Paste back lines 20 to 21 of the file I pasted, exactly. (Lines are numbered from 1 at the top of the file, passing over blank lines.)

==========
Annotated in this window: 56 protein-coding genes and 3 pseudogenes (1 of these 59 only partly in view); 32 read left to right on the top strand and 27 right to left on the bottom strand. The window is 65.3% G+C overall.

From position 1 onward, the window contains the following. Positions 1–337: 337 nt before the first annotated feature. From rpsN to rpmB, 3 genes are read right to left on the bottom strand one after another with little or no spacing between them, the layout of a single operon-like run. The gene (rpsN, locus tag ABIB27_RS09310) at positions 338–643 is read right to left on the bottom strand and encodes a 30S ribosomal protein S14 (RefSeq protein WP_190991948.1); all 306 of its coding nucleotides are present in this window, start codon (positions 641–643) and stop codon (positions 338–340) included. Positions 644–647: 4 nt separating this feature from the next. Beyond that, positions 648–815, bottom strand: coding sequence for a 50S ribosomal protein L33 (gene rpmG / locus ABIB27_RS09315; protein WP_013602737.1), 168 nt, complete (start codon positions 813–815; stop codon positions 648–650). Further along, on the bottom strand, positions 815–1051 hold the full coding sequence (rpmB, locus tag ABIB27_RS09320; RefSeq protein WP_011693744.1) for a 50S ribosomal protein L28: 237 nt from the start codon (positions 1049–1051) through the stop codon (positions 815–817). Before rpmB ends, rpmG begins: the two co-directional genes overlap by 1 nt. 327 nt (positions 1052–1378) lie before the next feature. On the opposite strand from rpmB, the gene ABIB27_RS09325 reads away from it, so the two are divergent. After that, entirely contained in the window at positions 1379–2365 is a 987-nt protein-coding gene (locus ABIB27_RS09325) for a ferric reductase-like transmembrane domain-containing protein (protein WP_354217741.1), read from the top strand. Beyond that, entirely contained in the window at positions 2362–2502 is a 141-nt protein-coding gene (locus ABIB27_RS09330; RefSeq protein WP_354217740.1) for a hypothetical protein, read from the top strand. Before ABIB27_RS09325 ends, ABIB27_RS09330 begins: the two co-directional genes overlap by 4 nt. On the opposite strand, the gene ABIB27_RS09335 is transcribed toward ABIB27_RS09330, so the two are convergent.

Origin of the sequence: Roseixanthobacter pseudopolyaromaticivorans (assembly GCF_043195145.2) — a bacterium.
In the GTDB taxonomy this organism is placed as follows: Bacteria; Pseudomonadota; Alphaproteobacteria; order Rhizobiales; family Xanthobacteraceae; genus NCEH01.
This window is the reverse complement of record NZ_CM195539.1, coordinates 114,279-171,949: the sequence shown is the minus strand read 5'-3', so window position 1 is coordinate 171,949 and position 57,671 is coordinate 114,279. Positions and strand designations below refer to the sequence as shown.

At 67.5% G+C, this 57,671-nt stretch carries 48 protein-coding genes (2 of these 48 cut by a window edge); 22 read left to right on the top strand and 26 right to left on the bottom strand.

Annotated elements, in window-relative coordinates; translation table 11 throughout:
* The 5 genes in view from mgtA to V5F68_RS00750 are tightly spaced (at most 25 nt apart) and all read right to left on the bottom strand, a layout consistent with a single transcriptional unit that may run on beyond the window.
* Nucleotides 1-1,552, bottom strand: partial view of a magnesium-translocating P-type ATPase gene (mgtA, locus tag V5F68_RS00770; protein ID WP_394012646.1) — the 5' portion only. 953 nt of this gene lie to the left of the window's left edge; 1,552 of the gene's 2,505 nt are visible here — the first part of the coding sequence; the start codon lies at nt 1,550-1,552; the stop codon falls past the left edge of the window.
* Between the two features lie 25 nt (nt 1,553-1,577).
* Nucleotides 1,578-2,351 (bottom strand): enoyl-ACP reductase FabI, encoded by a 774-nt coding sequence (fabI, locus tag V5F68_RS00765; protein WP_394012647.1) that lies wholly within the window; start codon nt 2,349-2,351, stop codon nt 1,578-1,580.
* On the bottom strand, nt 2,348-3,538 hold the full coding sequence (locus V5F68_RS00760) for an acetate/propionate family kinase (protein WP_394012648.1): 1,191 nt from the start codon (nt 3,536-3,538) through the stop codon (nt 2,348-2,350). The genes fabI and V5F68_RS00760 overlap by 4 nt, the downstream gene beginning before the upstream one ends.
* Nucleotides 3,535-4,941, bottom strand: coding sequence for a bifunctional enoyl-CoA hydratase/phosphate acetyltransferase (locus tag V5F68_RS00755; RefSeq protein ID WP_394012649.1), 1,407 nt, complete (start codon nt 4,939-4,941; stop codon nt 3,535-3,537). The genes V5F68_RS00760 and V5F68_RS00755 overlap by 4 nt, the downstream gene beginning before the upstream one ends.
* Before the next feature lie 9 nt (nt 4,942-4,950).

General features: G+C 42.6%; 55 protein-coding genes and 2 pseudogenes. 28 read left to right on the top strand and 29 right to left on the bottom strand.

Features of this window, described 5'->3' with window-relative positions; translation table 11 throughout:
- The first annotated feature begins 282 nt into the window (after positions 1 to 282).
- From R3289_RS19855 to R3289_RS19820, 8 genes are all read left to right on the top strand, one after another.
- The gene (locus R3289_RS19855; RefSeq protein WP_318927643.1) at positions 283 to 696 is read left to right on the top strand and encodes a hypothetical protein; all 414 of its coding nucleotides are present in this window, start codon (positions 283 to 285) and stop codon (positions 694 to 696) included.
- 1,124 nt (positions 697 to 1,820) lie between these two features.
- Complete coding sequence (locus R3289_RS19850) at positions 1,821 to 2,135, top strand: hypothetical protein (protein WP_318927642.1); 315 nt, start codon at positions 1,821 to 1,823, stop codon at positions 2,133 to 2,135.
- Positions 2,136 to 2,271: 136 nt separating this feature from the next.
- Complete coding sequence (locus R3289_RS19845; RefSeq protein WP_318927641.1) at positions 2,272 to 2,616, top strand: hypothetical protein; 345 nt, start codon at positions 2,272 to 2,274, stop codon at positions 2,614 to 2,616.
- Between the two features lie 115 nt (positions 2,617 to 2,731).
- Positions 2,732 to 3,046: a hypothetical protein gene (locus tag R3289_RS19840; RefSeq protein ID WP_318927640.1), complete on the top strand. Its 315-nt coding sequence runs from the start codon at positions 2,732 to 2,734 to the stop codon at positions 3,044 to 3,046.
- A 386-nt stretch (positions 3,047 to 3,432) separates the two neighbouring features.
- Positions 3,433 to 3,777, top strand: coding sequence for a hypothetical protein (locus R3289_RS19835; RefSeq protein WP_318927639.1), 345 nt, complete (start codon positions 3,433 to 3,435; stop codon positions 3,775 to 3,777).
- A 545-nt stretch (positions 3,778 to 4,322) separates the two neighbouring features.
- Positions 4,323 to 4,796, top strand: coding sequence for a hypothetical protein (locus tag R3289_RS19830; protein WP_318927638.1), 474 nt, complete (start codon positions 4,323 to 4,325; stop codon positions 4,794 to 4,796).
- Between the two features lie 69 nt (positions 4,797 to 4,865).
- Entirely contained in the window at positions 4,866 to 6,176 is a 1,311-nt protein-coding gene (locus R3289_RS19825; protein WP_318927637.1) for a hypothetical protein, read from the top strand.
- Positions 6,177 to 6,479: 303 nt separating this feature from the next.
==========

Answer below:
- 1,124 nt (positions 697 to 1,820) lie between these two features.
- Complete coding sequence (locus R3289_RS19850) at positions 1,821 to 2,135, top strand: hypothetical protein (protein WP_318927642.1); 315 nt, start codon at positions 1,821 to 1,823, stop codon at positions 2,133 to 2,135.